• Hello Lennys mom.
    Unless the ringers are being overnighted I would get them from a pharmacy if possible. Size 18 needle is standard but get a 20 as well in case he becomes lethargic at some point and you want the flow to go faster. Room or body temp lactated ringers are so much more comfortable. I literally put the bag against my body for ten minutes.

    My pup has since passed and he would become aggressive no matter how careful I was so you might need to muzzle first.

    If you have never done this before, see if you can have a vet show you how. If COVID means you can’t go in, ask that they video it on your phone or theirs.

    lots of cookies nearby if possible, one cookie first. Liquid CBD by mouth helps. I like Treatables - oil dropper CBD. I found This essential to use in addition to vet meds for discomfort. If pup has music they know put that on.

    It’s hard to do alone, I know. Even if someone can hold them for you it will help you but if you think they can’t do it, skip it and do it alone. First attempt will likely fail, it’s ok.

    👍🏼Remember, It’s exactly like giving a shot - swift and clean. You can do this.

    1. Try to keep bag and tube etc out of sight of pup, cover with something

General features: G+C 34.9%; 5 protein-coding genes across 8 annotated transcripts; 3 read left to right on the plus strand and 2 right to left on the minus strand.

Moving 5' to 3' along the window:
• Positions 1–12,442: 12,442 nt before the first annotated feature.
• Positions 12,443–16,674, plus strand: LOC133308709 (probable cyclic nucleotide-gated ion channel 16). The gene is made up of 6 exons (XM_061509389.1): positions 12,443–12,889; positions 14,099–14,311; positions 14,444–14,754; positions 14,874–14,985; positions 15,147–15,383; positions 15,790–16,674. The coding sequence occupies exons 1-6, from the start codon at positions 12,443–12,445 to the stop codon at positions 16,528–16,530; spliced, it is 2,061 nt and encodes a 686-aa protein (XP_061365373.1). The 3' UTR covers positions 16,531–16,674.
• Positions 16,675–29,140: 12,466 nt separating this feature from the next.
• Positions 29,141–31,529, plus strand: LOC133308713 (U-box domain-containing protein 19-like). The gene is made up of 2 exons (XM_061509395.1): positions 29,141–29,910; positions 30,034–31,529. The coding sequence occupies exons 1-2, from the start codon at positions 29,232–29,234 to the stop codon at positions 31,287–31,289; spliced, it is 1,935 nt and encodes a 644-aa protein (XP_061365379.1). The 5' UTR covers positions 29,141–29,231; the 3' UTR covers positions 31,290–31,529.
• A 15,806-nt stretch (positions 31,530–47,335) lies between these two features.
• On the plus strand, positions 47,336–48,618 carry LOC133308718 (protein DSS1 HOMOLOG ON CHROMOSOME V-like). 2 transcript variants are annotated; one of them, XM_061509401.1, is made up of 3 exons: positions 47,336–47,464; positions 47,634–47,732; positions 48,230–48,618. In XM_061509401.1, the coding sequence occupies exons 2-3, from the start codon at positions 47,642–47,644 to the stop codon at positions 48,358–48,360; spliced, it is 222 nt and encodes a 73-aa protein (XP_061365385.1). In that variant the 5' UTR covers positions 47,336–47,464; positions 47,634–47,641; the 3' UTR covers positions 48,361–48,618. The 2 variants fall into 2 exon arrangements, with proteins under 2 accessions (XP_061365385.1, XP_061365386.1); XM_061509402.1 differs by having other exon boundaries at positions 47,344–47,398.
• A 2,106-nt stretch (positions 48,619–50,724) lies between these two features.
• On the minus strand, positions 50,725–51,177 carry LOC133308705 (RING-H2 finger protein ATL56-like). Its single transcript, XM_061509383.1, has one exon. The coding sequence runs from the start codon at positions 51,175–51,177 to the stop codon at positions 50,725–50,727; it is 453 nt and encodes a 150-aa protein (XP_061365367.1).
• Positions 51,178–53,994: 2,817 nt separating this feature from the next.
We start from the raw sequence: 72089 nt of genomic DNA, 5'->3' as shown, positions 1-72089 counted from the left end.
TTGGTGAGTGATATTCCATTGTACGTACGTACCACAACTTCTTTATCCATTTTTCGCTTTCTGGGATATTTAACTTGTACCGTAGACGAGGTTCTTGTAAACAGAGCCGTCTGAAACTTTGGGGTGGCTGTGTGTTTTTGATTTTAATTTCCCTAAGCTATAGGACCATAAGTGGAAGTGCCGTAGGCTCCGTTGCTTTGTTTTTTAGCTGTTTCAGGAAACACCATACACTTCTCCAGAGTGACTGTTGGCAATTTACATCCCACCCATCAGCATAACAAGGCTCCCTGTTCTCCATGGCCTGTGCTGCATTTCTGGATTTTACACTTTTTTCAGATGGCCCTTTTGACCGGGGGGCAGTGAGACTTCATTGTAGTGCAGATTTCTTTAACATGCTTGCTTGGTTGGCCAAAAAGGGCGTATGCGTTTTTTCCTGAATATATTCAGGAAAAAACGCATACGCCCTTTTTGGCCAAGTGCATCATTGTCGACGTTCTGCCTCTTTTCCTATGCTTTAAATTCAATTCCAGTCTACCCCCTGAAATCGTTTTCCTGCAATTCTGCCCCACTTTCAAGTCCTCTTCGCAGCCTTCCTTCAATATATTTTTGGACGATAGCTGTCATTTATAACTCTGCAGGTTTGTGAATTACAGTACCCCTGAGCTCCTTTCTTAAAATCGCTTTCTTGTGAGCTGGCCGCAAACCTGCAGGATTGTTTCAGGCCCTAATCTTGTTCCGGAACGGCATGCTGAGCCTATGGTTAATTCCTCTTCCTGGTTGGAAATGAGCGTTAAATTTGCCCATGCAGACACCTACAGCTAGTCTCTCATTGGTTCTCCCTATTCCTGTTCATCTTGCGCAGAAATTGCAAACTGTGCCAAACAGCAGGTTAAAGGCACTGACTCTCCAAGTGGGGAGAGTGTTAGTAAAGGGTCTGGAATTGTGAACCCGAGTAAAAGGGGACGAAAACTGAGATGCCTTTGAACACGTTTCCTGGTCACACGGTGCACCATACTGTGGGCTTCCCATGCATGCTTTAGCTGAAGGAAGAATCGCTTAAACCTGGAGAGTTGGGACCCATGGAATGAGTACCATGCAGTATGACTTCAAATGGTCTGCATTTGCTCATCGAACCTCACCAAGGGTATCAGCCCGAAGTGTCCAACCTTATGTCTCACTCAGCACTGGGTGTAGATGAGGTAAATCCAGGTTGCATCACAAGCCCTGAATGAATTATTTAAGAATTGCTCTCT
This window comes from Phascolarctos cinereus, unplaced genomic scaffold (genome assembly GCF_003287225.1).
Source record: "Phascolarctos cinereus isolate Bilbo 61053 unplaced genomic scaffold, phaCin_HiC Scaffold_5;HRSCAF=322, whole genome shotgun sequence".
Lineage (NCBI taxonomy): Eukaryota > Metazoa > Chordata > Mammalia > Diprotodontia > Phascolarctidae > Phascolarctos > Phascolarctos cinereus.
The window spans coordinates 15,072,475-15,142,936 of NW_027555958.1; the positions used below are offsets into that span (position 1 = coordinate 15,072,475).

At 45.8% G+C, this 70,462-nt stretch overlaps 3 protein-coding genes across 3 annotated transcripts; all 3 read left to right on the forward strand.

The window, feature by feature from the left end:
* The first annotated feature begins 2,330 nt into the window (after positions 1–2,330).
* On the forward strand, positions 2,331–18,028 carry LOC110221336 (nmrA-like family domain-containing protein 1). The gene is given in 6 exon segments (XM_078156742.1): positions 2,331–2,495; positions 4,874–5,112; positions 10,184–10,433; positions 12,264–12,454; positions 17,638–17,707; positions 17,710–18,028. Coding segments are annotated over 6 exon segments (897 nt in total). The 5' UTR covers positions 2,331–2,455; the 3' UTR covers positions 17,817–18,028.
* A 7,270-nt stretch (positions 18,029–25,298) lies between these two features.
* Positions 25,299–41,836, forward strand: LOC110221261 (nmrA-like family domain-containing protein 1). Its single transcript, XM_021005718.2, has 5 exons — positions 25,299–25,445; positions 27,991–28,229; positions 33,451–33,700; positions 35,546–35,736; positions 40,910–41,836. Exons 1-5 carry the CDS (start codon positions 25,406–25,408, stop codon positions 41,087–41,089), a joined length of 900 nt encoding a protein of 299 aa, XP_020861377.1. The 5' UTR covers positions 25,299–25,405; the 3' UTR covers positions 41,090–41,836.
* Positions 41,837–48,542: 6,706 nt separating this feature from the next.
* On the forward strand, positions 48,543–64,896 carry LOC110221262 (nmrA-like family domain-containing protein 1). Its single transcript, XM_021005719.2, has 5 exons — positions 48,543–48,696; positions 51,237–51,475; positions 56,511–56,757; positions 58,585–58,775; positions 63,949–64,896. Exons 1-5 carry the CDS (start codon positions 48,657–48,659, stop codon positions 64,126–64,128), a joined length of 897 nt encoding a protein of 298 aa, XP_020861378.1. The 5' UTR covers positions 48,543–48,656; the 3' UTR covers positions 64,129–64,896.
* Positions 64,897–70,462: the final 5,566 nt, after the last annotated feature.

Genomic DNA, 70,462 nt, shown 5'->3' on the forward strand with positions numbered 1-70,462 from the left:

2. Hang ringers bag on a tall standing lamp or maybe in a hanger in a closet. Needs to be elevated pretty high.

    3. hold standing pup between your knees at their waist (not their chest as they can’t breathe) and you stand and bend over them,

    4. Hold prepped ringer tube w needle in your teeth. You might turn it on first and hold bended tube in your mouth to prevent it from running all over.

    5. one hand hold collar (in right hand if you are right handed),

    6. left hand swiftly tent loose neck skin in a triangle,

    7. use right hand to quickly swipe needle and tube from your mouth. Place needle in center of triangle but don’t go out other side.

    8. Quickly turn on drip so flow starts if you did not have it turned on before. They will kick and make a big deal. Again, It’s exactly like giving a shot - swift and clean.

    9. Holding pup while they have a tantrum is stressful but do your best to hold needle in. Lots of soothing talk the whole time throughout even if they get loud. Really it is the cool water that is surprising as the needle prick is the only quick pain part.